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FSU Brilliant In Upset Over Duke

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It's impossible not to admire what Florida State accomplished Sunday night in
Tallahassee. Duke has beaten them like a drum for years, and no one outside of
the FSU locker room expected tonight to be any different. But FSU played with
more passion, more guts, more heart, and more courage than Duke - and they
played better as a team than Duke did. There's not much question about what
happened in this game: the better team won. We have immense admiration for what
the Seminoles did, and they deserve every minute of glory they'll get. But what
does Duke take from this game? That's the key question.

Under Coach K, while obviously there is a tremendous emphasis on winning,
losing games is not always the worst thing in the world.  For one, it's a
great chance to look at and correct flaws, and there's plenty to look at in this
game.  Here's a few:

  • intensity
  • aggression
  • concentration
  • free throw shooting
  • ball control
  • responsibility

Florida State is a much better team than we had thought, and we
probably gave them more credit than most.
  But what was most impressive
about them was that they were more intense, more focused, and more determined
than Duke.  That doesn't happen too often, in Krzyzewski-land, and you can
expect the loss has focused people's attention rather sharply - or at least it
will be focused in practice very soon.

The joy of basketball, more really than any other sport, is that it requires
intimate cooperation.  There are only five guys on the floor at any
particular time, 10 counting both teams, and so the  unit is small and the
strategies are endless. You can win like Princeton or like Florida or like Bob
Knight or like Bob Huggins.  And one of the great joys of basketball is
seeing a lightly regarded group gathering confidence and pulling off a shocking
upset. It's not so much fun when it happens to your team, but it's still
an inspiring thing to see happen.

In Florida State's case, everyone on the floor was focused and contributed to
their victory, and the teamwork displayed was brilliant.  In Duke's case,
the Devils too often found themselves tossing the ball to Jason and hoping he'd
pull a miracle. He pulled several, just not enough.  Dunleavy had a few as
well.  But this sport requires more than that.  Wilt Chamberlain
couldn't do it by himself, and he's the most powerful force in the history of
the game. Michael Jordan won nothing until Pippen and the rest showed

Jason Williams is no different.

It's easy to say well, he missed the late free throws and that was the story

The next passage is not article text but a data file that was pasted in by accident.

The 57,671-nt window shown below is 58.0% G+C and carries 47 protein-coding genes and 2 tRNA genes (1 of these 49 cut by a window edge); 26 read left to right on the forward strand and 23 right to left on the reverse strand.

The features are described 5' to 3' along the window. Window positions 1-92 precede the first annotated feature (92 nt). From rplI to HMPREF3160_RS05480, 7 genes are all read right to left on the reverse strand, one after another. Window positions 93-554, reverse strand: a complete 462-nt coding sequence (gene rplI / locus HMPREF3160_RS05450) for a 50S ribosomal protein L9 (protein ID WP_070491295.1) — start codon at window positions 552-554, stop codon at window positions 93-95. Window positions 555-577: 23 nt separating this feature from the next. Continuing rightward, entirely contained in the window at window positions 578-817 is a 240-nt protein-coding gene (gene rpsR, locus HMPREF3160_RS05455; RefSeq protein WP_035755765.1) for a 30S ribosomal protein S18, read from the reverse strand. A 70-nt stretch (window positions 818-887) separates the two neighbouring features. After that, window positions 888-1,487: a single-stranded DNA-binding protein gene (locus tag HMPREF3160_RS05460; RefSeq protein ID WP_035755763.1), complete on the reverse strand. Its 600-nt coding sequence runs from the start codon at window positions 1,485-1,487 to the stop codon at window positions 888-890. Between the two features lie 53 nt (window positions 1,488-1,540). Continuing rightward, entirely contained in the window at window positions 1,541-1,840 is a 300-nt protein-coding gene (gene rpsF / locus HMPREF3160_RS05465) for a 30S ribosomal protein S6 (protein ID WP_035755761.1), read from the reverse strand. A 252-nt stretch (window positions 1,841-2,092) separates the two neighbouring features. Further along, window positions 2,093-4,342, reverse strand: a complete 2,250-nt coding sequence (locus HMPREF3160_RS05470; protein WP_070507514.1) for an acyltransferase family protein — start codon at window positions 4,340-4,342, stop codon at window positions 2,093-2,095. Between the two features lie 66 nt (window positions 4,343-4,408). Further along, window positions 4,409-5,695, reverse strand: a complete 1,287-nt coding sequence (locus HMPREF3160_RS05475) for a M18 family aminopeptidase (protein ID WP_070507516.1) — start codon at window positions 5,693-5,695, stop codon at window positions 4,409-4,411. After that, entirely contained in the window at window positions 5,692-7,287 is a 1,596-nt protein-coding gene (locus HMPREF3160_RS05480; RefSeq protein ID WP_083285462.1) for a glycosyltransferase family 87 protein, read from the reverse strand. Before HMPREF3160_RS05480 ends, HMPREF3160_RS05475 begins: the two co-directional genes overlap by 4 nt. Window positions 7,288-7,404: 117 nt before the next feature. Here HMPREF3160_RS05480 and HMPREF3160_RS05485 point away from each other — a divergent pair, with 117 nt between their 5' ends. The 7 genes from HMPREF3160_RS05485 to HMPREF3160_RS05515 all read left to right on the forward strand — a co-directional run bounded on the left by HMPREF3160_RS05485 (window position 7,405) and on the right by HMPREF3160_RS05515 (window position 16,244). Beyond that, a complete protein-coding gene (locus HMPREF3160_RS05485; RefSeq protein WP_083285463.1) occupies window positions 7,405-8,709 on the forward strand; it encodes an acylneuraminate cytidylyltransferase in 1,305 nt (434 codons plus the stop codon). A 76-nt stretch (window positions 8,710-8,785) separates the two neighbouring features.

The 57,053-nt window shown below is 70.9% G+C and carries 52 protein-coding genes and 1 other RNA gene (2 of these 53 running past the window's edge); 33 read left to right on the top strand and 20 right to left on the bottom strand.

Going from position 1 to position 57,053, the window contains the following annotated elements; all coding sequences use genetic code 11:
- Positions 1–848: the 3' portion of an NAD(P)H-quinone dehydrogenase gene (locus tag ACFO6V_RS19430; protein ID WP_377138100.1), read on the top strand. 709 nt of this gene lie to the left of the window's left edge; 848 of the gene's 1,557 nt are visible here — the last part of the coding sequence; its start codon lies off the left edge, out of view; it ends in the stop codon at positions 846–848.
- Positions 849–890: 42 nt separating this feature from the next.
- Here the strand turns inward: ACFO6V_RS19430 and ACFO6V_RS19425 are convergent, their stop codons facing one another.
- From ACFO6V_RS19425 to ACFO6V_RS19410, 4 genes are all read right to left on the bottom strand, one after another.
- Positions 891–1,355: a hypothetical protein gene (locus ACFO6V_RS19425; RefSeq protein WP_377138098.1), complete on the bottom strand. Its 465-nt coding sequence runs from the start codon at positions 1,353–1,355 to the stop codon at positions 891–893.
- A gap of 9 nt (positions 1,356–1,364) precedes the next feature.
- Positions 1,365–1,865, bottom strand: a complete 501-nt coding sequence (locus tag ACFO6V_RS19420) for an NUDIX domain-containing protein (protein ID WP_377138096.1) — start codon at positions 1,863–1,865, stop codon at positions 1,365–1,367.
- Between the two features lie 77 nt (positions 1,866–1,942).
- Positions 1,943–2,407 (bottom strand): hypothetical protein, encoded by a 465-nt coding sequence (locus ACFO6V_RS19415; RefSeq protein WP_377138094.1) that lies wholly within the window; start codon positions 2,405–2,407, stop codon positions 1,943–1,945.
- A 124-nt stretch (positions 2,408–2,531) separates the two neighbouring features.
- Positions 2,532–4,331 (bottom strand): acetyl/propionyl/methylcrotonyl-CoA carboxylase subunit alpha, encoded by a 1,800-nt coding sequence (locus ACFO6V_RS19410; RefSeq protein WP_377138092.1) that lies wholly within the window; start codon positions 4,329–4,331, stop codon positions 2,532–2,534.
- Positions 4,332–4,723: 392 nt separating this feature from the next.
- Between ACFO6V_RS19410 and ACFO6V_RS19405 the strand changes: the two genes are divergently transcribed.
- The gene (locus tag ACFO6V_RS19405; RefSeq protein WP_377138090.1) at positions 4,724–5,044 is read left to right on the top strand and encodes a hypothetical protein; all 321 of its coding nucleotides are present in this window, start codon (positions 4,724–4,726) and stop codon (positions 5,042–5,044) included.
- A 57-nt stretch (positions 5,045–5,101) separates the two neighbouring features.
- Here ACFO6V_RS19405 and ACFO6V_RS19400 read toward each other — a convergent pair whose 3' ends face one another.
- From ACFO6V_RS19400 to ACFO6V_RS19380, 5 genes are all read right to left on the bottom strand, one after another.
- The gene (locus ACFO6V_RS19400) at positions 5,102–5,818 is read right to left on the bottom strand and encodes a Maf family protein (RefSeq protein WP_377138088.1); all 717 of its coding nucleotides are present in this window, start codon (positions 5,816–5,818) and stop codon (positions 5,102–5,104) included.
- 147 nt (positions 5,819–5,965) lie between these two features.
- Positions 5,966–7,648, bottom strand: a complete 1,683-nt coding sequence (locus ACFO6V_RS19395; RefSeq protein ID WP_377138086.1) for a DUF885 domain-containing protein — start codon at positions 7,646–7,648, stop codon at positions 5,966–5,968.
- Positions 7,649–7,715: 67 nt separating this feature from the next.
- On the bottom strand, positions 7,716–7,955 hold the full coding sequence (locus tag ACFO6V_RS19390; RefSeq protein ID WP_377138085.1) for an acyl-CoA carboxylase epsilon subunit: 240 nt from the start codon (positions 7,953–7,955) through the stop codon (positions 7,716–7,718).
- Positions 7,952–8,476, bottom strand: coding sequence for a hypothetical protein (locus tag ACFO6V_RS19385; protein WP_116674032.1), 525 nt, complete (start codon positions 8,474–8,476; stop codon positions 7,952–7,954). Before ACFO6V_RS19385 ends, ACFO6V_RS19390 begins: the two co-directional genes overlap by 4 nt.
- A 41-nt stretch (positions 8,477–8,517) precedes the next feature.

of the game.  But that's bogus. If the team as a whole had been
sufficiently aggressive throughout the game,  he wouldn't have had to try
to do everything himself at the end.  Jason can be pretty much a superman
at times, but he's still human.  He needs help, and he didn't get enough

One of the great basketball lessons was taught to Lew Alcindor in high
school, when his team lost to DeMatha, and he took the blame. His coach said
that if he accepted the blame for the loss then he had to take credit for every
win as well. Alcindor realized this was crazy and took the lesson to heart.

That's true in this case as well, and responsibility is collective. 
Nonetheless, the most disappointing performance of the night was probably by
Dahntay Jones, who played 18 minutes, scored 3 points, and nearly fouled
out.  He's every bit the player Monte Cummings is, but Cummings came more
prepared to play, in our opinion.

We were also surprised at Duhon's inability to control Arrington.  He is
a better defender than that.

Boozer was erratic, but he had 8 offensive boards, and that's a very good
thing, considering how Duke got clobbered on the boards in the first half.

We've followed Duke since before K showed up, and we understand the basic
ideas and philosophies pretty well.  This loss will be broken down into
elements, players will watch film, and corrections will be put into place. 

One other note: a  lot of fans seem to be taking this overly
personally.  Teams lose games.  There is no team that wins every game.
The closest was the Soviet Hockey team, and you know what happened there. 
If you're a Duke fan, don't get too worried about this loss.  In the long
run, it will probably be a very useful loss, and our guess is that in the very
near future, leaders will be flushed out, a hardening attitude will creep into
Duke's play, and things will improve sharply and quite quickly.  We're very
fortunate to have a great teacher on our side, and there is a great deal to be
learned from this game.